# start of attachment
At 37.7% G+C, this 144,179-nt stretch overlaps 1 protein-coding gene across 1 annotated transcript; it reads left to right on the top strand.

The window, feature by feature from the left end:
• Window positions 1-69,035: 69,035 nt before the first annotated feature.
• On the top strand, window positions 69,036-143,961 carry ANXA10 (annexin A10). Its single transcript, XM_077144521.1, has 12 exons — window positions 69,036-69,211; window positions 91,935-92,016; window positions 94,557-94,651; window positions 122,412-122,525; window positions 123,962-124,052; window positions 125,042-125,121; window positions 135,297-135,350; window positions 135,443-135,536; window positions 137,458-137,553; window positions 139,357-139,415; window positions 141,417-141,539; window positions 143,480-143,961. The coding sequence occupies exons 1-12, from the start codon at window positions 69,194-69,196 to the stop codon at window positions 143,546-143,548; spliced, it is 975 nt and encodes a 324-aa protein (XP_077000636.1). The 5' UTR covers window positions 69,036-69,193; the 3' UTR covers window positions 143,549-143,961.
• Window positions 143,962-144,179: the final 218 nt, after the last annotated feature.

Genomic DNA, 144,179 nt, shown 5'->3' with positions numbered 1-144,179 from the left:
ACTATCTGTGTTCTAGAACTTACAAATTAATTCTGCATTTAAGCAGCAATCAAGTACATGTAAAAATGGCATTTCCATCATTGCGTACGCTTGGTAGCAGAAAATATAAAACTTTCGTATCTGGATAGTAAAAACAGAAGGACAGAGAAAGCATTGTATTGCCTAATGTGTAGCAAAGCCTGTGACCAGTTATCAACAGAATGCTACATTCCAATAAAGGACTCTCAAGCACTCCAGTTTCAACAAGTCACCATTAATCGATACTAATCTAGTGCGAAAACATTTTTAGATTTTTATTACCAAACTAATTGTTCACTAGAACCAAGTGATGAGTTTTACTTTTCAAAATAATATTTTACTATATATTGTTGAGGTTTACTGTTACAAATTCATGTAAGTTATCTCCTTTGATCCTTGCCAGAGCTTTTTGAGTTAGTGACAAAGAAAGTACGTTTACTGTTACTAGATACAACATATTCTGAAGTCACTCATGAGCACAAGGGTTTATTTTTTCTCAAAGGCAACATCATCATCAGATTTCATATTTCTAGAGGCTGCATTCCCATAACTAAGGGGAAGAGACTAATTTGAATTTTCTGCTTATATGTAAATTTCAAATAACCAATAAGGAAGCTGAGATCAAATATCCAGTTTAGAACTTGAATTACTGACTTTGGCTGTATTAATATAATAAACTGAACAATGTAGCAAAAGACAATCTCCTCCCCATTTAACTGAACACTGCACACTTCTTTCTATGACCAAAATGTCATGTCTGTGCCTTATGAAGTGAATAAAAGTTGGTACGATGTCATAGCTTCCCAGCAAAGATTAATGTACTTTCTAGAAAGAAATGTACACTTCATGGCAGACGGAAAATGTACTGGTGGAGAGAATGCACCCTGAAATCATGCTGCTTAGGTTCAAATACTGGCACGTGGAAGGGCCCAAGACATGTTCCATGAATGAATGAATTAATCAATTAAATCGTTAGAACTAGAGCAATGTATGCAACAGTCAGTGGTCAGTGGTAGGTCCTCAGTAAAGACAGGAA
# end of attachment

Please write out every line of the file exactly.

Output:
At 37.7% G+C, this 144,179-nt stretch overlaps 1 protein-coding gene across 1 annotated transcript; it reads left to right on the top strand.

The window, feature by feature from the left end:
• Window positions 1-69,035: 69,035 nt before the first annotated feature.
• On the top strand, window positions 69,036-143,961 carry ANXA10 (annexin A10). Its single transcript, XM_077144521.1, has 12 exons — window positions 69,036-69,211; window positions 91,935-92,016; window positions 94,557-94,651; window positions 122,412-122,525; window positions 123,962-124,052; window positions 125,042-125,121; window positions 135,297-135,350; window positions 135,443-135,536; window positions 137,458-137,553; window positions 139,357-139,415; window positions 141,417-141,539; window positions 143,480-143,961. The coding sequence occupies exons 1-12, from the start codon at window positions 69,194-69,196 to the stop codon at window positions 143,546-143,548; spliced, it is 975 nt and encodes a 324-aa protein (XP_077000636.1). The 5' UTR covers window positions 69,036-69,193; the 3' UTR covers window positions 143,549-143,961.
• Window positions 143,962-144,179: the final 218 nt, after the last annotated feature.

Genomic DNA, 144,179 nt, shown 5'->3' with positions numbered 1-144,179 from the left:
ACTATCTGTGTTCTAGAACTTACAAATTAATTCTGCATTTAAGCAGCAATCAAGTACATGTAAAAATGGCATTTCCATCATTGCGTACGCTTGGTAGCAGAAAATATAAAACTTTCGTATCTGGATAGTAAAAACAGAAGGACAGAGAAAGCATTGTATTGCCTAATGTGTAGCAAAGCCTGTGACCAGTTATCAACAGAATGCTACATTCCAATAAAGGACTCTCAAGCACTCCAGTTTCAACAAGTCACCATTAATCGATACTAATCTAGTGCGAAAACATTTTTAGATTTTTATTACCAAACTAATTGTTCACTAGAACCAAGTGATGAGTTTTACTTTTCAAAATAATATTTTACTATATATTGTTGAGGTTTACTGTTACAAATTCATGTAAGTTATCTCCTTTGATCCTTGCCAGAGCTTTTTGAGTTAGTGACAAAGAAAGTACGTTTACTGTTACTAGATACAACATATTCTGAAGTCACTCATGAGCACAAGGGTTTATTTTTTCTCAAAGGCAACATCATCATCAGATTTCATATTTCTAGAGGCTGCATTCCCATAACTAAGGGGAAGAGACTAATTTGAATTTTCTGCTTATATGTAAATTTCAAATAACCAATAAGGAAGCTGAGATCAAATATCCAGTTTAGAACTTGAATTACTGACTTTGGCTGTATTAATATAATAAACTGAACAATGTAGCAAAAGACAATCTCCTCCCCATTTAACTGAACACTGCACACTTCTTTCTATGACCAAAATGTCATGTCTGTGCCTTATGAAGTGAATAAAAGTTGGTACGATGTCATAGCTTCCCAGCAAAGATTAATGTACTTTCTAGAAAGAAATGTACACTTCATGGCAGACGGAAAATGTACTGGTGGAGAGAATGCACCCTGAAATCATGCTGCTTAGGTTCAAATACTGGCACGTGGAAGGGCCCAAGACATGTTCCATGAATGAATGAATTAATCAATTAAATCGTTAGAACTAGAGCAATGTATGCAACAGTCAGTGGTCAGTGGTAGGTCCTCAGTAAAGACAGGAA